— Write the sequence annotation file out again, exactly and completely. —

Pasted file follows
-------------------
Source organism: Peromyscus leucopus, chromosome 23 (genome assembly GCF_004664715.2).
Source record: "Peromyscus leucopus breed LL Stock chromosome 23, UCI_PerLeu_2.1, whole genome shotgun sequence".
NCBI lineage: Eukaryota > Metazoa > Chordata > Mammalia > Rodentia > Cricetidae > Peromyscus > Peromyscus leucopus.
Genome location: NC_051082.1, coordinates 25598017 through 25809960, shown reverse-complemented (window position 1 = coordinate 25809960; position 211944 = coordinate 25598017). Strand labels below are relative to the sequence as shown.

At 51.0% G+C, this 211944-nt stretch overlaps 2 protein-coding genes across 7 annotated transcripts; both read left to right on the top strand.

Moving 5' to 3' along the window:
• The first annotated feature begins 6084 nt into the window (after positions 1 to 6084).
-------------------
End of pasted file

Source organism: Peromyscus leucopus, chromosome 23 (genome assembly GCF_004664715.2).
Source record: "Peromyscus leucopus breed LL Stock chromosome 23, UCI_PerLeu_2.1, whole genome shotgun sequence".
NCBI lineage: Eukaryota > Metazoa > Chordata > Mammalia > Rodentia > Cricetidae > Peromyscus > Peromyscus leucopus.
Genome location: NC_051082.1, coordinates 25598017 through 25809960, shown reverse-complemented (window position 1 = coordinate 25809960; position 211944 = coordinate 25598017). Strand labels below are relative to the sequence as shown.

At 51.0% G+C, this 211944-nt stretch overlaps 2 protein-coding genes across 7 annotated transcripts; both read left to right on the top strand.

Moving 5' to 3' along the window:
• The first annotated feature begins 6084 nt into the window (after positions 1 to 6084).